45 Bleecker St.
New York, NY, 10012
Doors 9:30 PM / Show 10:00 PM
Watch & Listen
Richard Bona comes from a tiny village in Cameroon, and now makes his home in the great cities and concert halls of the world. It wasn’t good luck that opened all these doors. At every turn, it was Bona’s outsized talent, intense concentration, and fierce determination that propelled him into an ever-expanding universe, beyond the confines of musical or cultural boundaries.
Today, Bona is a singer/songwriter, bass player, composer, bandleader, and digital and analog engineer/producer with a singular artistic vision. Behind these achievements lies a storybook life. Born in the village of Minta in 1967, Bona was a baby who cried all the time, and the family soon discovered that the one thing that calmed him was music. By the age of five he was playing the balafon (a wooden-slatted melodic percussion instrument) in his grandfather’s traditional music band. At eleven, his family moved to the capital city, Douala, where he became an in-demand dance band guitarist before discovering and quickly mastering the language of jazz—at just fourteen. Bona moved to Paris in 1989 and New York in 1995, establishing in these two cities a reputation as one of the most exciting jazz bass players on the planet. And all this before he began his solo recording career with Scenes from My Life in 1999. Now Bona’s seventh solo album, Bonafied, an intimate, mostly acoustic, multi-genre set of songs, offers personal stories, tributes, philosophy based in lifelong love of nature, and a spirit of musical adventurism that just won’t quit.
Bona's idiosyncratic art remains a puzzlement to critics hung up on genre. “Any bass player who sees me play knows I play something else. The technique I use, it’s everything combined, balafon, guitar, a vocal approach. It looks almost awkward. The way I move, it’s not a bass-playing move. Is it wrong? I don’t know.”
Nor does he worry. The songs on Bonafied brazenly reference Latin jazz (“Mute Esukudu”), tango (“An Uprising of Kindness”), African pop (“Diba la Bobe”), and even Parisian cabaret ambiance (“Janjo la Maya”). There’s a cool jazz instrumental cover of James Taylor’s “On the Fourth of July” with Bona’s bass singing in the voice of his first inspiration in jazz: Jaco Pastorius. On “Tumba la Nyama,” Bona evokes Cameroonian pop music, rendering the lyrical melodies of makossa and the spitfire 12/8 rhythm of guitar-driven bikutsi—the style he played as a boy in Douala—all using just his own voice.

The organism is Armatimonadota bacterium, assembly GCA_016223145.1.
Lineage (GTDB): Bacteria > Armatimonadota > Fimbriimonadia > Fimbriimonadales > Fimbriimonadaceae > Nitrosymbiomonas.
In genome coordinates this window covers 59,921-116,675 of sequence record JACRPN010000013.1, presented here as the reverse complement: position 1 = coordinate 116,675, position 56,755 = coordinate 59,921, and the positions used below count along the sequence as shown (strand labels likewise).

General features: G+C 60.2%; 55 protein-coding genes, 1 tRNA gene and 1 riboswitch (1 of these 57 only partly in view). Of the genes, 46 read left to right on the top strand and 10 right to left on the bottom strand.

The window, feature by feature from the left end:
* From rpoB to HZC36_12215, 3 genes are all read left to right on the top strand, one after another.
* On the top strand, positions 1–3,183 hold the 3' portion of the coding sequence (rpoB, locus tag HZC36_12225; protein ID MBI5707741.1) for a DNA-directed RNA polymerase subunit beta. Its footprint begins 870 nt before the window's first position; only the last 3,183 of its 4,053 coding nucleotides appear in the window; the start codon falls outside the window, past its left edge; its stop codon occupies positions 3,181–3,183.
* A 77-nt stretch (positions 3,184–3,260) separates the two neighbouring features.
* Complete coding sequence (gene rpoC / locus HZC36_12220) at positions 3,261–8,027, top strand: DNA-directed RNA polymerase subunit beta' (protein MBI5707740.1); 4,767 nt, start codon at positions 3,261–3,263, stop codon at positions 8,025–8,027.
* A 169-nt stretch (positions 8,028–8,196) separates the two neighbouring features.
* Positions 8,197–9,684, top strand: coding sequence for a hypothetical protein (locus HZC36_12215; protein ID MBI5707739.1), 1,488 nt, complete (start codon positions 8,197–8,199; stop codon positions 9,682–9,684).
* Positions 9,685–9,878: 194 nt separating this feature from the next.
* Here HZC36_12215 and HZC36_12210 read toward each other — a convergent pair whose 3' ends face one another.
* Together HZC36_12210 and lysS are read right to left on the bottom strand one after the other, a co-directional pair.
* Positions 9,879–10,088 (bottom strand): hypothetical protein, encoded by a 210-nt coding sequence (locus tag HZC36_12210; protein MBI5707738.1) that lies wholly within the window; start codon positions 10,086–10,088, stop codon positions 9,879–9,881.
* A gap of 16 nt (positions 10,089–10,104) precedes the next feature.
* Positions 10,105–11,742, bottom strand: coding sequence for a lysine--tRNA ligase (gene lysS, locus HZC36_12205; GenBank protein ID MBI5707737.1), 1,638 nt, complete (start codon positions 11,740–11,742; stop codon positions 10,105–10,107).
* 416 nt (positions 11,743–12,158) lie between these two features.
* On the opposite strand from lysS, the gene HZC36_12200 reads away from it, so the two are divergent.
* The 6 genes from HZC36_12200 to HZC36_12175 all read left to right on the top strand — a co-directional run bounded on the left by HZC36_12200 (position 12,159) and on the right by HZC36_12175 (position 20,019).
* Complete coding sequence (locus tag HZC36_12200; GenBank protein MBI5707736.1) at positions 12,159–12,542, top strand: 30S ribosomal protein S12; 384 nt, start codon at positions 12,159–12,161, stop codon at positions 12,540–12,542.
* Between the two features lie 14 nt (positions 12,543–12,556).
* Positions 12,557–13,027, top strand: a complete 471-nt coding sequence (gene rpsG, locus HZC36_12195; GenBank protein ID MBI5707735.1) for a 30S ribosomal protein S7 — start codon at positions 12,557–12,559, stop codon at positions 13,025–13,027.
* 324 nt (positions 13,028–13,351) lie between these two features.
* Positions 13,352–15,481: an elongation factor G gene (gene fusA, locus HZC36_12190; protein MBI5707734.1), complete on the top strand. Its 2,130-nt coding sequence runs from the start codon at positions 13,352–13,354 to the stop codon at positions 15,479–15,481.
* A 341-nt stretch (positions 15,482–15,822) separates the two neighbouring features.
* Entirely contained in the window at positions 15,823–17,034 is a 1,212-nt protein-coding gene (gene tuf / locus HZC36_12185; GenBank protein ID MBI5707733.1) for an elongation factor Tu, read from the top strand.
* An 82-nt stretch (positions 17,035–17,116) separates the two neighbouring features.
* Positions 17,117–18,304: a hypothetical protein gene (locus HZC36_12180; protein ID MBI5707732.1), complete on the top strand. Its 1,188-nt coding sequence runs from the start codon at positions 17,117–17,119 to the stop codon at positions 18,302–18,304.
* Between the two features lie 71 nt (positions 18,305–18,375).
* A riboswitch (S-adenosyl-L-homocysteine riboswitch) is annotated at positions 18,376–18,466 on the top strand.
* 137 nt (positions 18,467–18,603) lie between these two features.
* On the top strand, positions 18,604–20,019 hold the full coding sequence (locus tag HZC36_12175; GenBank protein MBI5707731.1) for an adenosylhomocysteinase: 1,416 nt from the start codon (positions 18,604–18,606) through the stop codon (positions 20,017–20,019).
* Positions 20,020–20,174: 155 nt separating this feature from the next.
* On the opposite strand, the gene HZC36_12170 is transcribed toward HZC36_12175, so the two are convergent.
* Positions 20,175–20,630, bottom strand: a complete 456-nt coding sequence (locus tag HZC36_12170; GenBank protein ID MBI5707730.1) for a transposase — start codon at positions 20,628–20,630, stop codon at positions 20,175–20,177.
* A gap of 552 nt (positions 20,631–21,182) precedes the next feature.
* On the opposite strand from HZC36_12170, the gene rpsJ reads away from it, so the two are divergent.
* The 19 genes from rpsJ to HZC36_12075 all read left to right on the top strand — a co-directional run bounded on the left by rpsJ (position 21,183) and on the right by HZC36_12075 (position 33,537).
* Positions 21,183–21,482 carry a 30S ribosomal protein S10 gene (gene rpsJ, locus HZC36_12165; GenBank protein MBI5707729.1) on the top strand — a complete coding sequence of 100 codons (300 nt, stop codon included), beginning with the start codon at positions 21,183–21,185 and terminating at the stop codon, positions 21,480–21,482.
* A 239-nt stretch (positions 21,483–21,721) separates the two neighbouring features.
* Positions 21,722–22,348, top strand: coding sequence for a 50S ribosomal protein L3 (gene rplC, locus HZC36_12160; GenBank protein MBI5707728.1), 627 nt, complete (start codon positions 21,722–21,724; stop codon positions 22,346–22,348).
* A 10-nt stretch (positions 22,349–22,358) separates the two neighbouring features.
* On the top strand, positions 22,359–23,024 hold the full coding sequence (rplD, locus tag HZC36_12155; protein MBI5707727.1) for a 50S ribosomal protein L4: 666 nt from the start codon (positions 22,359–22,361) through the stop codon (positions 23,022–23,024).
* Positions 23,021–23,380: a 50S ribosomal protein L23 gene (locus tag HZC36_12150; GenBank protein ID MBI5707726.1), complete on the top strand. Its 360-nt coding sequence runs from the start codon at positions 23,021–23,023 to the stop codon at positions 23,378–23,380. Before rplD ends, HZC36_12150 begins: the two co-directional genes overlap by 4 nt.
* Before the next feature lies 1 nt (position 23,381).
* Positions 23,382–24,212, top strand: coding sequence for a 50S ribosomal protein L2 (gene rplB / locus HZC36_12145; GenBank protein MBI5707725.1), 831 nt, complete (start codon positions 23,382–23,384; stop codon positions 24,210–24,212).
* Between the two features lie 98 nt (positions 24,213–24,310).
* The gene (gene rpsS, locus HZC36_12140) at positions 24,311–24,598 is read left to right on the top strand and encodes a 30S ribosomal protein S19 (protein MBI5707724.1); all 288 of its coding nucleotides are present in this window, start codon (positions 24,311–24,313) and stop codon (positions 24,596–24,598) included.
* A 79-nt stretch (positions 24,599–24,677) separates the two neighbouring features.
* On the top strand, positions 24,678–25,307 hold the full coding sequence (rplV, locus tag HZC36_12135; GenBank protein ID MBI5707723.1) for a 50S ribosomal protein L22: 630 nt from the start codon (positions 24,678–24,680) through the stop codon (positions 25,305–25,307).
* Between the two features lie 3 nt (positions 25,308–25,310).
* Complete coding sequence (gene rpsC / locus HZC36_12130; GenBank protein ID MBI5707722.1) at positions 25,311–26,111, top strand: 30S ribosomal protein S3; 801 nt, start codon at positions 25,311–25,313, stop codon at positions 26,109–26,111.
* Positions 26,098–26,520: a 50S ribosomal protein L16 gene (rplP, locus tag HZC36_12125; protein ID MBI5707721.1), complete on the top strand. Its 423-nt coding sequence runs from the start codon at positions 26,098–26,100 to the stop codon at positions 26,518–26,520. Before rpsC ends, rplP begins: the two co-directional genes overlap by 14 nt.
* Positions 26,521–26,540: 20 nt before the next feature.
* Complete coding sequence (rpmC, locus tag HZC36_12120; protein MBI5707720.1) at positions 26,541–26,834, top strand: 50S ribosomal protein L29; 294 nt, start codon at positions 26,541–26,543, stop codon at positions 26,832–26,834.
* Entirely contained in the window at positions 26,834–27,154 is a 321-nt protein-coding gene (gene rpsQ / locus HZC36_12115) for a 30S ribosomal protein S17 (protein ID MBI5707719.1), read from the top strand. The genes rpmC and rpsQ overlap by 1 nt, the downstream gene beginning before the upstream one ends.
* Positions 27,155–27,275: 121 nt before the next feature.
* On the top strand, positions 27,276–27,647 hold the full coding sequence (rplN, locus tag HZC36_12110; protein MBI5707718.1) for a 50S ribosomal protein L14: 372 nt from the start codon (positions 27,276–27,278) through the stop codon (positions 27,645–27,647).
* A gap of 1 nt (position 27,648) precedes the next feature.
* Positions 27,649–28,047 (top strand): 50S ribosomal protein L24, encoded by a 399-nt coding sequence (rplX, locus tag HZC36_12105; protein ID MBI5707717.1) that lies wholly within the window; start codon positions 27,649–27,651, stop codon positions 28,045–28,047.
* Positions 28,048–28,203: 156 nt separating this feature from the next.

“People play music the way they speak,” says Bona. “The music comes from the language.” Bona speaks four of Cameroon’s 24 major languages (Douala, Banwele, Pongo, and Ewondo), in addition to French, English and bits of Spanish, Japanese, and other tongues. No surprise that his own musical vocabulary is so dazzlingly expansive.
The emotional centerpiece of Bonafied is a lyrical ballad called “Mulema,” the first song Bona wrote on guitar. “Mulema” defines this album’s spare sound scape with its simple acoustic guitar, light percussion, and a hint of—yes—balafon, all backing Bona’s satin-smooth, call-and-response vocal lines. “Mulema” tells the story of a man risking an ocean voyage in vain pursuit of his true love. French singer/actress Camille contributes her own version of the song, “La Fille D’a Cote,” equally elegant, but with a story all her own, from a woman’s perspective.
“I come from a different place, a place where music has to be describing a story," says Bona. "When I was a kid, music was not music to us unless there was a beautiful story behind it. That’s my background. That's still where I live. Even when people don't understand the language, they can feel what's happening. The sounds of the words and the music tell the story. And the stories of people's lives are the same, work and love and struggle and happiness, all over the world.”